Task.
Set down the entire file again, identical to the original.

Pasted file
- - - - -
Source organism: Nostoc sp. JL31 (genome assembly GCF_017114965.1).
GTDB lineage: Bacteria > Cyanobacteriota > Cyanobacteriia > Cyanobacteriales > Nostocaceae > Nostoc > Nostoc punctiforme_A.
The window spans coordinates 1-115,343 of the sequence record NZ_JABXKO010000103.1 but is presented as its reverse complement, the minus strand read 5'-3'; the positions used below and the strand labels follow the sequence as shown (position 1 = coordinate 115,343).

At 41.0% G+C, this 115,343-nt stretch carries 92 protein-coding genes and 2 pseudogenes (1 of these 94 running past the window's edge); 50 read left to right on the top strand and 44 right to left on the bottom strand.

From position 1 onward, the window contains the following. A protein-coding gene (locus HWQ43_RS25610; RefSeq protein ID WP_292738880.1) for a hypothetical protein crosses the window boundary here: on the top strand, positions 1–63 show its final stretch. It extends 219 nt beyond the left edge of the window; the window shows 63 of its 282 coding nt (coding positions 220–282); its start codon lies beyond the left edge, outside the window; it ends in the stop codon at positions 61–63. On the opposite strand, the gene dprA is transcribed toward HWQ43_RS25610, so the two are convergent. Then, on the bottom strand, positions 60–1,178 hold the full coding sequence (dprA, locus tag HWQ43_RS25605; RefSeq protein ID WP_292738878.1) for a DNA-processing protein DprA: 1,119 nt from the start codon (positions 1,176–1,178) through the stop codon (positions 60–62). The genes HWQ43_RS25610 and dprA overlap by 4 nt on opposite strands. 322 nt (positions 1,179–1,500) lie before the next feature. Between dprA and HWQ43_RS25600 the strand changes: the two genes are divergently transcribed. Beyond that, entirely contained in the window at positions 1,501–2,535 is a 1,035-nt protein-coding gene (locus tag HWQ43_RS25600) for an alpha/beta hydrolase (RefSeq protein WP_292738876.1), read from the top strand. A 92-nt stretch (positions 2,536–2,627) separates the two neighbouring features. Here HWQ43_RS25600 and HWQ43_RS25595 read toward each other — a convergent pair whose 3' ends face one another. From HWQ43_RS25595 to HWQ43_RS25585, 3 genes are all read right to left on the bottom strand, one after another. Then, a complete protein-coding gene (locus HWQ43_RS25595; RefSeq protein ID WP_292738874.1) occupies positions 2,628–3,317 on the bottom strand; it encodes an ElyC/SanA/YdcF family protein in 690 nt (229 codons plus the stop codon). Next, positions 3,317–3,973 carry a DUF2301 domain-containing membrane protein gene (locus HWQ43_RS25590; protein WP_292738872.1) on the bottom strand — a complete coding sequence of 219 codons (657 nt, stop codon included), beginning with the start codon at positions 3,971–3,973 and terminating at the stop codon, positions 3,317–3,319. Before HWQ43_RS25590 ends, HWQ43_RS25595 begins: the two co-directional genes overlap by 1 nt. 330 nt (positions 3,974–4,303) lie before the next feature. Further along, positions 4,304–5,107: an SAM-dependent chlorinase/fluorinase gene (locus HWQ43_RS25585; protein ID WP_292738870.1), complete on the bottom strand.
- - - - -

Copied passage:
Source organism: Nostoc sp. JL31 (genome assembly GCF_017114965.1).
GTDB lineage: Bacteria > Cyanobacteriota > Cyanobacteriia > Cyanobacteriales > Nostocaceae > Nostoc > Nostoc punctiforme_A.
The window spans coordinates 1-115,343 of the sequence record NZ_JABXKO010000103.1 but is presented as its reverse complement, the minus strand read 5'-3'; the positions used below and the strand labels follow the sequence as shown (position 1 = coordinate 115,343).

At 41.0% G+C, this 115,343-nt stretch carries 92 protein-coding genes and 2 pseudogenes (1 of these 94 running past the window's edge); 50 read left to right on the top strand and 44 right to left on the bottom strand.

From position 1 onward, the window contains the following. A protein-coding gene (locus HWQ43_RS25610; RefSeq protein ID WP_292738880.1) for a hypothetical protein crosses the window boundary here: on the top strand, positions 1–63 show its final stretch. It extends 219 nt beyond the left edge of the window; the window shows 63 of its 282 coding nt (coding positions 220–282); its start codon lies beyond the left edge, outside the window; it ends in the stop codon at positions 61–63. On the opposite strand, the gene dprA is transcribed toward HWQ43_RS25610, so the two are convergent. Then, on the bottom strand, positions 60–1,178 hold the full coding sequence (dprA, locus tag HWQ43_RS25605; RefSeq protein ID WP_292738878.1) for a DNA-processing protein DprA: 1,119 nt from the start codon (positions 1,176–1,178) through the stop codon (positions 60–62). The genes HWQ43_RS25610 and dprA overlap by 4 nt on opposite strands. 322 nt (positions 1,179–1,500) lie before the next feature. Between dprA and HWQ43_RS25600 the strand changes: the two genes are divergently transcribed. Beyond that, entirely contained in the window at positions 1,501–2,535 is a 1,035-nt protein-coding gene (locus tag HWQ43_RS25600) for an alpha/beta hydrolase (RefSeq protein WP_292738876.1), read from the top strand. A 92-nt stretch (positions 2,536–2,627) separates the two neighbouring features. Here HWQ43_RS25600 and HWQ43_RS25595 read toward each other — a convergent pair whose 3' ends face one another. From HWQ43_RS25595 to HWQ43_RS25585, 3 genes are all read right to left on the bottom strand, one after another. Then, a complete protein-coding gene (locus HWQ43_RS25595; RefSeq protein ID WP_292738874.1) occupies positions 2,628–3,317 on the bottom strand; it encodes an ElyC/SanA/YdcF family protein in 690 nt (229 codons plus the stop codon). Next, positions 3,317–3,973 carry a DUF2301 domain-containing membrane protein gene (locus HWQ43_RS25590; protein WP_292738872.1) on the bottom strand — a complete coding sequence of 219 codons (657 nt, stop codon included), beginning with the start codon at positions 3,971–3,973 and terminating at the stop codon, positions 3,317–3,319. Before HWQ43_RS25590 ends, HWQ43_RS25595 begins: the two co-directional genes overlap by 1 nt. 330 nt (positions 3,974–4,303) lie before the next feature. Further along, positions 4,304–5,107: an SAM-dependent chlorinase/fluorinase gene (locus HWQ43_RS25585; protein ID WP_292738870.1), complete on the bottom strand.